Ashley Crutcher
Published in

Ashley Crutcher

Enhancing Student Ministry

Creating a digital and analog experience

This is a project that has literally been a decade in the making with lots of stops and starts. Some of the hold-up was a lack of a student database. With the recent move to Salesforce, the door was finally open to create an app for student leaders that could enhance campus ministry.

Greek Ministry, a focused ministry of InterVarsity’s, had been spearheading these efforts to have a digital app alongside the “Greek Box”: a kit containing everything a student leader needs to lead a small group, including a spiral bound leader’s guide.

Exploratory Workshop

Previous efforts had included user research with developed personas that I could draw from.

However, none of the research had explored the angle of what the life of a student leader was like in a semester. I knew this app was intended to be used over the course of a semester, so I took this opportunity to host an exploratory workshop where we took the persona information and aligned to a semester.

We broke into 2 groups — one group that focused on the student leader semester, and one who focused on the staff semester.

Student and staff semesters

We identified major events in each month, observations from the personas, and how the app could potentially enhance ministry at the time.

Based on the persona and the semester, the product owner identified the major features for Staff, Student Leader, and App Administrator.

How will we know if we are successful?

We also wanted to identify some criteria to know we were successful.

Student Leaders

  • They chuckle when they use it
  • The app enhances ministry, not keeps them from doing it
  • They feels more confident, motivated, and connected/supported


  • Staff feels more confident, informed and effective in developing student leaders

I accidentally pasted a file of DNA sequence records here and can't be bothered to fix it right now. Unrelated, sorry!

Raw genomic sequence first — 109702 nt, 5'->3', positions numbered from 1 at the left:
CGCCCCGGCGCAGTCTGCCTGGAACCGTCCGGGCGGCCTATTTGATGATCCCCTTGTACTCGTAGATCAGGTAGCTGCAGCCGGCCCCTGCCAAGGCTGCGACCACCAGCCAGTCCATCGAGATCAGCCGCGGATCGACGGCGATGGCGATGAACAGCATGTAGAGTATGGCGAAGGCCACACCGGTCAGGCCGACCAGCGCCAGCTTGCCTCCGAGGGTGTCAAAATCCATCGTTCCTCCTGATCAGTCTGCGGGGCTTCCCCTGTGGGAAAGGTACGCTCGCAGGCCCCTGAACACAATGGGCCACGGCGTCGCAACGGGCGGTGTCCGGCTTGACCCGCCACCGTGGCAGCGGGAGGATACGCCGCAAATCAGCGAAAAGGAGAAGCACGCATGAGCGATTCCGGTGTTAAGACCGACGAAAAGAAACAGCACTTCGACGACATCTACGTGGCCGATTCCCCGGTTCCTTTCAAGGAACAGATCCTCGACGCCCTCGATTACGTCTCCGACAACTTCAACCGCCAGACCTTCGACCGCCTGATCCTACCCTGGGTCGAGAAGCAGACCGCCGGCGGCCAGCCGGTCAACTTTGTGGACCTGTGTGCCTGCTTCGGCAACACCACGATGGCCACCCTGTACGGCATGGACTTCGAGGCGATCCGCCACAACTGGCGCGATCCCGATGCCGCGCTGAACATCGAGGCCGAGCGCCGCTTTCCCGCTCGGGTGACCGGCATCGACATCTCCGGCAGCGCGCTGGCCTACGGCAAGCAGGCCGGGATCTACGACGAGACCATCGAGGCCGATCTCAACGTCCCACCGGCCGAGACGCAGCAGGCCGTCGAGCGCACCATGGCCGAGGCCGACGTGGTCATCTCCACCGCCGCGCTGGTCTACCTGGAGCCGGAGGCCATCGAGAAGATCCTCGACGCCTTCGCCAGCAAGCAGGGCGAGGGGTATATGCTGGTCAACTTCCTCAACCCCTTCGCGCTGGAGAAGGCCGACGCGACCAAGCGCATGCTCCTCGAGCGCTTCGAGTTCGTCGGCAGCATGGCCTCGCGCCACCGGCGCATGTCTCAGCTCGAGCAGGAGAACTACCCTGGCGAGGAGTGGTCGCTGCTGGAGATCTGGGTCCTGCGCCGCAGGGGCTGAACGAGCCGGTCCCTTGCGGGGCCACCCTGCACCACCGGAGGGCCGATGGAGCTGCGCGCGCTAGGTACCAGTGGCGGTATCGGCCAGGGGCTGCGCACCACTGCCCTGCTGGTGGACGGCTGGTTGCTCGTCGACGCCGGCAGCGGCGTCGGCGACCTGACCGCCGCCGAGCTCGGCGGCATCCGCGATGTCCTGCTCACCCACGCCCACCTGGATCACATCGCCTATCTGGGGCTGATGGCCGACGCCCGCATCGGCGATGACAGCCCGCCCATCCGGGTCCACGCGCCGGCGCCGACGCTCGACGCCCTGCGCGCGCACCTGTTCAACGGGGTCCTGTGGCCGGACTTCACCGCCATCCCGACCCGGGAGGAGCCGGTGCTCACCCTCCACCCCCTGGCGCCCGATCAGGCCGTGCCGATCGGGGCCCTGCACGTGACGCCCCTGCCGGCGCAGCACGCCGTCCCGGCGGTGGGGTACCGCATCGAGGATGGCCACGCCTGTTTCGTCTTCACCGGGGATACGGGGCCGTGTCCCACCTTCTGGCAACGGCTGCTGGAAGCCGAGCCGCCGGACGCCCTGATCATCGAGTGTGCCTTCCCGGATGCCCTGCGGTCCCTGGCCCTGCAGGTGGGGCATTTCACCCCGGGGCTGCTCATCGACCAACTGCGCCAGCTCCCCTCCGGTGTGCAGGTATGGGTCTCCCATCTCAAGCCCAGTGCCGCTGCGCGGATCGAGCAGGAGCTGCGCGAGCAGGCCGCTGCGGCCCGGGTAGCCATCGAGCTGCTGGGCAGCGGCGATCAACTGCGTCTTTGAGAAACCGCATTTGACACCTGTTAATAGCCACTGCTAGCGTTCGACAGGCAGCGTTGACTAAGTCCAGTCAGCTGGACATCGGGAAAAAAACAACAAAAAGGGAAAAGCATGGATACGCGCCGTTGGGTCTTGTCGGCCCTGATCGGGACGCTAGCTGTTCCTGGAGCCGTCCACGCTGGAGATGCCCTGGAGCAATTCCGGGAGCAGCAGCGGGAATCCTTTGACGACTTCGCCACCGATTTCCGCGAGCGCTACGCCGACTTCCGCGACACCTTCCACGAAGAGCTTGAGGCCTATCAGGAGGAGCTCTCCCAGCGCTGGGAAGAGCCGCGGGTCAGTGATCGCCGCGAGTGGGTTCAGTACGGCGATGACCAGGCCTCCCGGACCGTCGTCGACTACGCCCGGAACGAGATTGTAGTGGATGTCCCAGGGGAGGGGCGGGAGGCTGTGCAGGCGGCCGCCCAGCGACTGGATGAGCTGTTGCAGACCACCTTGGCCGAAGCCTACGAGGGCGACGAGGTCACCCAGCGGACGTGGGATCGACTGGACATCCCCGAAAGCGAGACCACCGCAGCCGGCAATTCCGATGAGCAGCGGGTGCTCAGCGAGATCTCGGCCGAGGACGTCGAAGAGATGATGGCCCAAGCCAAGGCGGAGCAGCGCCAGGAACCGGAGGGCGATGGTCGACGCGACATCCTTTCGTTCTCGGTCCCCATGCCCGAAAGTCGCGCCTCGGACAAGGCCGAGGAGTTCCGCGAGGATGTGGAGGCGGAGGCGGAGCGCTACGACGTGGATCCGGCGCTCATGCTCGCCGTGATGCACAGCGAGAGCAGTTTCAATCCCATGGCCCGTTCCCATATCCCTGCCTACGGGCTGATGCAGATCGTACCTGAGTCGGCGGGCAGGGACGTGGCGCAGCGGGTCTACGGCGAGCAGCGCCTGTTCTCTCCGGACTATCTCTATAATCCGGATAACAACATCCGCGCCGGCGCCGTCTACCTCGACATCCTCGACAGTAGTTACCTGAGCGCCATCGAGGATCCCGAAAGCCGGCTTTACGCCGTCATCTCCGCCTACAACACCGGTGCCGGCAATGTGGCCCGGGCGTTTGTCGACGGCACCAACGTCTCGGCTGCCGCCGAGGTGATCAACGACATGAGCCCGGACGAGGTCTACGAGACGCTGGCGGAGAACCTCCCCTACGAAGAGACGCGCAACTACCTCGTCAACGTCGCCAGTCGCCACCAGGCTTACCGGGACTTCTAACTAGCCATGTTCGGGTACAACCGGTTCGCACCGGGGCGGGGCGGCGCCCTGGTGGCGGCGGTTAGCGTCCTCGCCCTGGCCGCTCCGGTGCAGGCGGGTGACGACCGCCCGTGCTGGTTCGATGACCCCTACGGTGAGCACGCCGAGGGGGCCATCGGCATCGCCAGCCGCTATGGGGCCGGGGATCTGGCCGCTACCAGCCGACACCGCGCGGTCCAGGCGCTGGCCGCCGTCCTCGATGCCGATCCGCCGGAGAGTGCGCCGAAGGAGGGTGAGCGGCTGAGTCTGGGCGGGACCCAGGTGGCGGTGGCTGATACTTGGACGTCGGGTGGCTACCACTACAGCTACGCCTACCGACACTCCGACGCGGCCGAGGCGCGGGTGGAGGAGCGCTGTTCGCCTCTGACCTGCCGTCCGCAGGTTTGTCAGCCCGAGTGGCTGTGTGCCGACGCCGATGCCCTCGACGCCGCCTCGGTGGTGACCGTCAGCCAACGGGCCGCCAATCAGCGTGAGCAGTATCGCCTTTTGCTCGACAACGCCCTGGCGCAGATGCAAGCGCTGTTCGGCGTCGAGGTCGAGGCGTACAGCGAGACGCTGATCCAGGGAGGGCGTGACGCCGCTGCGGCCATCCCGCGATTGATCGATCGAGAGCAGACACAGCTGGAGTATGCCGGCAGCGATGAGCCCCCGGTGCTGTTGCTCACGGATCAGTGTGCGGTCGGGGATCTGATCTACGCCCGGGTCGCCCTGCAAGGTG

• Staff can take on more student leaders
  • Staff spend more time in deeper issues rather than surface issues that the app will now report on.


With major features, success criteria, and a narrative about how the semester should go, I started to build something more tangible.

Screen & Content Strategy

I like to build what I call hybrid sitemap-content strategy maps, which you can read more about here. I started laying out where the main features would live on which screens, which gives me a head start on prototyping.

Initial screen design

Normally I have a style guide I’m working from and I design in high fidelity from the beginning. However, InterVarsity was in the middle of a rebrand effort, and since I really didn’t know where that would be heading, I went with a more typical wireframe style.

Based on the major features and attributes of the persona and desires of the stakeholders, I chose to emphasize a few things:

  • Other Bible studies happening on campus
  • What the latest update from other student leaders was
  • The next upcoming bible study

However, this did not align with what the product owner was envisioning. The feel they wanted was relational — that this wasn’t about “doing”, it was about seeing your friends come to Christ, so I developed an alternate screen to present to students.

User Research

Normally I live in Wisconsin, but my husband and I take off during the winter to lovely Arizona, which happened to be near one of the Greek Student Leader Conferences in LA, which happened to fall on the weekend before we were supposed to leave Arizona! In a last minute scramble, I was able to book a flight and get to Greek Conference LA.

I had two goals:

  1. Attend Lead 101 training to be immersed in how students were trained.
  2. Talk to students!

Lead 101 Training

Lead 101 is the training student leaders go through before receiving their first Greek box. Even though I had Greek leadership explaining Greek ministry to me during our exploratory workshop, I learned so much by being immersed in the training. It turned out they had forgotten to explain a core framework to me that everything about a Greek Chapter Ministry revolves around:

  1. Inviting
  2. Prepping
  3. Hosting
  4. Follow Up